Research shows that to have a positive effect on cognitive performance (as well as a range of health benefits), periods of exercise do not need to be long but they need to be repeated regularly, and an at least moderate level of aerobic activity needs to be achieved. In a review of over 850 studies, Strong et al (2005) recommended 60 minutes a day of varied, age-appropriate aerobic exercise was effective, and in their review Keays & Allison (1995) found that a similar period 3-5 times a week was effective for Canadian school children. In a large-scale study of Californian elementary school students, Carlson et al (2015) found that just 30 minutes a day had a positive impact on learning through increased attention and reduced off-task behaviour. They proposed that this could be achieved through a mix of classroom exercise breaks and extending opportunities for physical activity during existing school recess. The research team made several recommendations for implementing a programme in schools (see the reading list below).

Does this improve attainment?

The short answer is yes. An influential study by Trudeau and Shepard (2008) argued that sacrificing PE time from the timetable would not improve academic performance whereas increasing time devoted to PE would produce numerous health and behavioural benefits whilst not hindering academic outcomes. In a study as part of the large-scale Avon Longitudinal Study of Parents and Children, Booth et al found that regular physical exercise in 11-16 year olds in fact produced significant increases in attainment in English, Maths and Science, and especially for girls in Science. This study indicates that devoting a little more time each day for exercise, even if this is rescheduled from other subjects, would have a measurable positive impact on grades in academic subjects.

What can schools do?

Despite the finding of such studies, PE remains a subject that is sometimes reduced in the face of other curriculum demands. There is considerable evidence to support the introduction of daily physical exercise into the school day. This could be as little as 30 minutes per day. It could be achieved through a mixture of existing break time activity and additional scheduled time, but the evidence points to the greatest impact when children are led by a trained adult. Given the benefits that regular physical activity can provide across all subjects, there are several points school leaders should consider if they want to implement this:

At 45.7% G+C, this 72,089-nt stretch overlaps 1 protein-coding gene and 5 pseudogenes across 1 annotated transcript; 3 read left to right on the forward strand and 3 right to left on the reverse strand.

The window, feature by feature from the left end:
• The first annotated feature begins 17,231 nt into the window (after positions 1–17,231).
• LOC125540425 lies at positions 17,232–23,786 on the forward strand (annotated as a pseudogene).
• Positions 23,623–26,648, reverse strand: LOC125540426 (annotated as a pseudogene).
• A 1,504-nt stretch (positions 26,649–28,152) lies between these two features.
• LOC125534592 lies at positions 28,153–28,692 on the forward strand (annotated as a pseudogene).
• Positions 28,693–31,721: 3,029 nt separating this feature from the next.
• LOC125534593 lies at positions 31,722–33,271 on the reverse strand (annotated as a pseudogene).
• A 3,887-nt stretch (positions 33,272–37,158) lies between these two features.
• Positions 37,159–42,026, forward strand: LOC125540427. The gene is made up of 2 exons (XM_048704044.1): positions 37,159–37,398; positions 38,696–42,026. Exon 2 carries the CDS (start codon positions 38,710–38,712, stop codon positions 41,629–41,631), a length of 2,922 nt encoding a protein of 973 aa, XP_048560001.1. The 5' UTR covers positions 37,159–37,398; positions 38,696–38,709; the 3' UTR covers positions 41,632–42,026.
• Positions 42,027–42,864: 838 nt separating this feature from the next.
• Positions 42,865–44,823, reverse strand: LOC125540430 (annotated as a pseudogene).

• Duration of physical activity – at least 30 minutes a day, each day
  • Type of activity – at least moderate aerobic activity, age-appropriate and varied from session to session
  • Implementation – can be achieved through a mixture of existing PE lessons, physical activity breaks within the existing curriculum, and opportunities for activity at break and lunchtime
  • Staffing – Staff members leading physical activity do not need to be specialists (unless a particular activity demands it), but they do need to be trained. Your PE specialists can play a valuable role

I don’t believe that for most schools, increasing physical activity in school would not require wholesale readjustment of the curriculum or the school day. Relatively minor adjustments, but involving all teachers, have the potential to achieve real measurable benefits.

Update, March 2018

I wrote this piece in January 2018. In February the Youth Sport Trust published a report on PE Provision in Secondary Schools. Worryingly, this report revealed a continuing decline in the time allocated to physical education in UK secondary schools. I have written about the implications of this decline here.

Useful Reading